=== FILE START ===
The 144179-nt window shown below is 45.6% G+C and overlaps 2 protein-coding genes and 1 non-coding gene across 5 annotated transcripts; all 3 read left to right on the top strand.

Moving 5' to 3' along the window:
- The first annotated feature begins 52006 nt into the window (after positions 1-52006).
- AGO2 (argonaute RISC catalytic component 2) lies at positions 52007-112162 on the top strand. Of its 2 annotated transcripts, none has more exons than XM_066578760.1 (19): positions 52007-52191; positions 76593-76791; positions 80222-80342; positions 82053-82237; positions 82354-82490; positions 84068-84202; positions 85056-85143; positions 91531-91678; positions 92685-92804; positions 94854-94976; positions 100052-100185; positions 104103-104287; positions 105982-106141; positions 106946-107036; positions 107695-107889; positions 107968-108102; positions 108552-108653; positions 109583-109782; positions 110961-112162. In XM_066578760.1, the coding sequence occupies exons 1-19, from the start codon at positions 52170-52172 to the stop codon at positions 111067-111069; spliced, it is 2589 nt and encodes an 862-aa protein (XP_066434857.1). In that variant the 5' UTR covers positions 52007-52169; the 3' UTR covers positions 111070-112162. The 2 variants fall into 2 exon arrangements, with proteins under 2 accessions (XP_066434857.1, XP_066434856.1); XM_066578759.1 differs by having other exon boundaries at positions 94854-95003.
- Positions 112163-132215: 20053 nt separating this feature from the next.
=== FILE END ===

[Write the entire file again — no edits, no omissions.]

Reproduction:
The 144179-nt window shown below is 45.6% G+C and overlaps 2 protein-coding genes and 1 non-coding gene across 5 annotated transcripts; all 3 read left to right on the top strand.

Moving 5' to 3' along the window:
- The first annotated feature begins 52006 nt into the window (after positions 1-52006).
- AGO2 (argonaute RISC catalytic component 2) lies at positions 52007-112162 on the top strand. Of its 2 annotated transcripts, none has more exons than XM_066578760.1 (19): positions 52007-52191; positions 76593-76791; positions 80222-80342; positions 82053-82237; positions 82354-82490; positions 84068-84202; positions 85056-85143; positions 91531-91678; positions 92685-92804; positions 94854-94976; positions 100052-100185; positions 104103-104287; positions 105982-106141; positions 106946-107036; positions 107695-107889; positions 107968-108102; positions 108552-108653; positions 109583-109782; positions 110961-112162. In XM_066578760.1, the coding sequence occupies exons 1-19, from the start codon at positions 52170-52172 to the stop codon at positions 111067-111069; spliced, it is 2589 nt and encodes an 862-aa protein (XP_066434857.1). In that variant the 5' UTR covers positions 52007-52169; the 3' UTR covers positions 111070-112162. The 2 variants fall into 2 exon arrangements, with proteins under 2 accessions (XP_066434857.1, XP_066434856.1); XM_066578759.1 differs by having other exon boundaries at positions 94854-95003.
- Positions 112163-132215: 20053 nt separating this feature from the next.